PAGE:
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Scientists Create Immature Human Eggs From Stem Cells

Immature human eggs (pink) were created by Japanese researchers using stem cells that were derived from blood cells.
Courtesy of Saitou Lab
Immature human eggs (pink) were created by Japanese researchers using stem cells that were derived from blood cells.

Scientists say they have taken a potentially important — and possibly controversial — step toward creating human eggs in a lab dish.

A team of Japanese scientists turned human blood cells into stem cells, which they then transformed into very immature human eggs.

The eggs are far too immature to be fertilized or make a baby. And much more research would be needed to create eggs that could be useful — and safe — for human reproduction.

But the work, reported Thursday in the journal Science, is seen by other scientists as an important development.

"For the first time, scientists have been able to convincingly demonstrate that we are able to make eggs — very immature eggs," says Amander Clark, a developmental biologist at UCLA who wasn't involved in the research.

The technique might someday help millions of people suffering from infertility because of cancer treatments or other reasons, Clark says.

But the prospect of being able to mass-produce human eggs in labs raises a host of societal and ethical issues.

Theoretically, babies someday could be made from the blood, hair or skin cells of children, grandmothers, even deceased people. "So there are some very weird possibilities emerging," says Ronald Green, a Dartmouth bioethicist.

People could even potentially make babies from cells stolen from unwitting celebrities, such as skin cells left behind on a soda can or follicles from hair clipped at a salon.

"A woman might want to have George Clooney's baby," Green says. "And his hairdresser could start selling his hair follicles online. So we suddenly could see many, many progeny of George Clooney without his consent."

For years, scientists have been trying to make eggs and sperm from stem cells.

In 2012, Mitinori Saitou at Kyoto University and his colleagues reported they produced mature mouse eggs and sperm from stem cells, and used them to breed healthy mouse pups.

But scientists have been stymied in their attempts to get even close to those results for humans. "The field has been stalled for a number of years at this bottleneck," Clark says.

But Saitou and his colleagues kept at it, and they described how they achieved success in their Sciencepaper.

First, the scientists used a well-established method to turn adult human blood cells into induced pluripotent stem cells, which have the ability to become any cell in the body.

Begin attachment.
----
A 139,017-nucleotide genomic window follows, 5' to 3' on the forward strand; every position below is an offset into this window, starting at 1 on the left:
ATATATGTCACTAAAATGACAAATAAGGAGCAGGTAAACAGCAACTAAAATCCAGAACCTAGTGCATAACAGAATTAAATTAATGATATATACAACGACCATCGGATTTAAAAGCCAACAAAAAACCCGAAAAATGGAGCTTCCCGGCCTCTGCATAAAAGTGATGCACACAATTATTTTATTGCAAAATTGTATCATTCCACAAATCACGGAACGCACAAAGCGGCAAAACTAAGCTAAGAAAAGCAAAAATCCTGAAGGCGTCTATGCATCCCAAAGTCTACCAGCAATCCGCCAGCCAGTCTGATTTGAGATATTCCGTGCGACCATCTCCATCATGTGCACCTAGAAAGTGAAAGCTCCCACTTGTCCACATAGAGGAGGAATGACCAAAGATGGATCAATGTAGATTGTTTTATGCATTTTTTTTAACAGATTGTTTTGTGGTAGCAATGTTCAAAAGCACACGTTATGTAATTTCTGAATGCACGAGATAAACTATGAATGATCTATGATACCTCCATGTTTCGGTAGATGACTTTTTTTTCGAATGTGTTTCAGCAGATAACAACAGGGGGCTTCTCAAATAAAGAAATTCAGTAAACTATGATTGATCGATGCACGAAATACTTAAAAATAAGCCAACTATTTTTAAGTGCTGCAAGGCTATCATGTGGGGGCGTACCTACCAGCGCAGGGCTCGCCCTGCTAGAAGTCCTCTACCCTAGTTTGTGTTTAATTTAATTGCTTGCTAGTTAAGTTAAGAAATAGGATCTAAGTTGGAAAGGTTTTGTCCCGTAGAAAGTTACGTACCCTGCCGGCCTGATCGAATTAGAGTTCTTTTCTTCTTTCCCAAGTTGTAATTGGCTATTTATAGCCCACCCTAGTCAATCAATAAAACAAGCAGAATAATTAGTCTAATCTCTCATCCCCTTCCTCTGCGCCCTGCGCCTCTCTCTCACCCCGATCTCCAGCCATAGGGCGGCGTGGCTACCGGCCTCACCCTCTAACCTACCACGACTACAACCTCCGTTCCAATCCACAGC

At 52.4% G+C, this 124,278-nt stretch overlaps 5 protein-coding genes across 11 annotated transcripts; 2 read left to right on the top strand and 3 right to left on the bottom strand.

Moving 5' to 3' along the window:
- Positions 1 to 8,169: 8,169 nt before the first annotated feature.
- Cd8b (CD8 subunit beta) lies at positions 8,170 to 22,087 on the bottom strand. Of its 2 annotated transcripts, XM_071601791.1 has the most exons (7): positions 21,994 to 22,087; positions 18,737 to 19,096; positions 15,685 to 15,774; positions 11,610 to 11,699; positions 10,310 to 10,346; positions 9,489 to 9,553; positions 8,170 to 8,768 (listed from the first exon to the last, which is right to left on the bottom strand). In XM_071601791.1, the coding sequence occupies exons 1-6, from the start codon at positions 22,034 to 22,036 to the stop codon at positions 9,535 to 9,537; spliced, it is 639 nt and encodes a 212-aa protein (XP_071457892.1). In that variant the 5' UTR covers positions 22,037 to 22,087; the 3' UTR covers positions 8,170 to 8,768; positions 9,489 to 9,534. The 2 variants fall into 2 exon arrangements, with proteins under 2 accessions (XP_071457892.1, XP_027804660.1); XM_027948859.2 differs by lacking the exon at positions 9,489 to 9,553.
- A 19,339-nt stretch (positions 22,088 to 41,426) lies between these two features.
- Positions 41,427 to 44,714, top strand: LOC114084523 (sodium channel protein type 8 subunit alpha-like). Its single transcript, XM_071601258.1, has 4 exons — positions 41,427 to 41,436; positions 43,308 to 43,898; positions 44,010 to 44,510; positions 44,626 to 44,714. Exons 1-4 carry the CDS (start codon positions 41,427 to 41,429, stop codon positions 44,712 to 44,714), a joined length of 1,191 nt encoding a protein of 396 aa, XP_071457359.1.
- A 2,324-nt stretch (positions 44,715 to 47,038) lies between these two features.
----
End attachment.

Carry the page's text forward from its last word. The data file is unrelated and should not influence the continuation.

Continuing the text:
But the key, apparently, was putting the induced human pluripotent stem cells into miniature ovaries they created in the lab from mouse embryonic cells.

"They created a tiny little artificial ovary and inside that little reconstituted ovary were these very immature human egg cells. So the entire experiment happened entirely within an incubator within a laboratory," Clark says.

In their paper, the Japanese scientists say the next step will be to try to make mature human eggs and produce human sperm this way.

"It's the beginning of a paradigm change," says Kyle Orwig, a professor in the department of obstetrics, gynecology and reproductive sciences at the University of Pittsburgh School of Medicine.

In addition to helping infertile people, such a development could enable gay couples to have babies with sperm and eggs made from their own skin cells.

But such a possibility would also have much broader implications, say others following the field.

"If we can make human eggs and sperm from skin cells it opens up an enormous number of possibilities for changing how humans reproduce," says Hank Greely, a bioethicist at Stanford who wrote The End of Sex and the Future of Reproduction.

For example, easy access to eggs might mean it would become routine to scan the DNA of embryos before anyone tries to have a baby.

"Doing genetic testing basically on a large chunk of every generation of babies before they even become fetuses — while they're still embryos — and having parents and potentially governments pick and chose which embryos go on to become babies — that has lots of implications," Greely says.

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Corrected: September 21, 2018 at 12:00 AM EDT
An earlier version of this story misspelled Amander Clark's first name as Amanda.
Rob Stein is a correspondent and senior editor on NPR's science desk.